Battling illiteracy is a family affair for Ready Readers’ Jayne Langsam


Jayne Langsam (L) and Rebecca Langsam (R).

Jordan Palmer, Chief Digital Content Officer

In the battle against poverty and illiteracy, Wednesday, Feb. 1st is a special day. That’s because it’s World Read Aloud Day, when attention to the importance of sharing stories is highlighted by challenging participants to grab a book, find an audience, and read aloud.

For Jayne Langsam, the director of development at Ready Readers, the day is symbolic of the work she and her team does to help break the cycle of illiteracy in underserved populations around St. Louis. It’s also work that has become part of her family’s lives as well.

What is Ready Readers?

Founded in 1997, Ready Readers works to expand literacy for young children in low-income communities by providing high-quality books, strong relationships and literacy-related experiences. In those 25 years, the program has trained and supervised more than 550 volunteers who read weekly to more than 10,000 preschool-age children at 179 early childhood centers in the St. Louis area. In addition, Ready Readers has distributed more than 600,000 new books to foster reading at home.

“The books we send to homes are carefully selected to include diverse characters and subjects, representative of the children and communities we serve, so there’s something appealing for each young learner,” said Langsam.


Jayne Langsam

After leaving Developmental Child Care (a daycare center) as director of operations, Langsam, 61 and a member of Congregation Temple Israel, became an active volunteer.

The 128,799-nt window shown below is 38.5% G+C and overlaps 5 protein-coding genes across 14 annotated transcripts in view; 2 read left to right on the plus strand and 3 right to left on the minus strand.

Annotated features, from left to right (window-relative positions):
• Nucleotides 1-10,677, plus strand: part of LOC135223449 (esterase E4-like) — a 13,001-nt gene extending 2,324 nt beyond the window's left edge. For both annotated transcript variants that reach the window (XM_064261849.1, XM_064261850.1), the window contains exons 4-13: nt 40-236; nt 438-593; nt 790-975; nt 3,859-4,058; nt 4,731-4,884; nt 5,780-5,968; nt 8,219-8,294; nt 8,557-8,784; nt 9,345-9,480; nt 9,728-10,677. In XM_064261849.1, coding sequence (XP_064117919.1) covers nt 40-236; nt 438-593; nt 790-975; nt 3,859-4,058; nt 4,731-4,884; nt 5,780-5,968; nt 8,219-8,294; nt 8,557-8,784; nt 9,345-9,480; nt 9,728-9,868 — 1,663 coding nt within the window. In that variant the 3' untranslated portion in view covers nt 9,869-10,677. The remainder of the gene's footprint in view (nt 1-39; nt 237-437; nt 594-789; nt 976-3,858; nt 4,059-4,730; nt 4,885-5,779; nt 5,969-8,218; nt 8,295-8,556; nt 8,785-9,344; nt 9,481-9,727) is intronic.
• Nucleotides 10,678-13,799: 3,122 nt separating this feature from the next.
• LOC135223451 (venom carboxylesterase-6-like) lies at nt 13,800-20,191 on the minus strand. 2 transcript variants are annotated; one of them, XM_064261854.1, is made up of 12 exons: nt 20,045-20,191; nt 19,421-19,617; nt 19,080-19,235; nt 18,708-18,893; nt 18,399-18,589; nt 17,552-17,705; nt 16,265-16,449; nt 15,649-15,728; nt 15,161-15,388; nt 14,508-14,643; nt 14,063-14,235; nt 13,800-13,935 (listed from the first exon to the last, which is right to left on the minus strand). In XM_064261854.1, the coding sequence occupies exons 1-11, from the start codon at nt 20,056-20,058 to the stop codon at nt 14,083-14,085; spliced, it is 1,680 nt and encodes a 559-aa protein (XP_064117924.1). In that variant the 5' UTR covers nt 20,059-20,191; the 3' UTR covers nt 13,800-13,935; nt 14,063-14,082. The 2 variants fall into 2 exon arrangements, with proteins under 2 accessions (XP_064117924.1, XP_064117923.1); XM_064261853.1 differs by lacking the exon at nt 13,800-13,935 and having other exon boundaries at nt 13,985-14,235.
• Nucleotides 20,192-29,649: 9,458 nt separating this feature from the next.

“I volunteered both in the Ladue schools and the Jewish community.  As my children got older, I missed children’s literature and decided to volunteer as a Ready Reader,” said Langsam.  “I loved going to the library to check out children’s literature. I loved sharing the joy and power of literacy with children in low-income areas.”

The value of equity is something that Langsam says was passed down over generations; from her parents to her and from her to her two daughters, Jessica, 31, and Rebecca, 28.

“I am a proud mother of two proactive, dedicated children who are passionate about equity,” Langsam said.  “Jessica works with preschoolers at Vose Elementary in Portland, Oregon.  It’s a neighborhood school with a dual language program, and there she works with parents daily to improve their children’s skills in an environment that supports creativity, inquiry and open-mindedness.”

Daughter Rebecca works as a public defender in St. Louis County. She and her coworkers have agreed to be team leaders for Ready Readers’ online campaign “The Power of 24 Hours.”

“We are public defenders in the St. Louis area who believe in equal access to justice and literacy. If you cannot afford an attorney the Constitution provides the right to one, but there is not yet a constitutional right to literacy and equal access. Until then it is a pleasure to support Ready Readers to help close the gap,” said Rebecca Langsam.

How you can help

To mark “World Read Aloud Day,” you’re invited to get involved. “The Power of 24 hours” is a time for everyone to experience first-hand the joy Ready Readers shares with thousands of young children. And, every dollar gift you donate to Ready Readers is quadrupled.

Every dollar will be matched by our generous sponsors to help us reach our goal of $220,000,” said Langsam.

Click here to donate or for more information.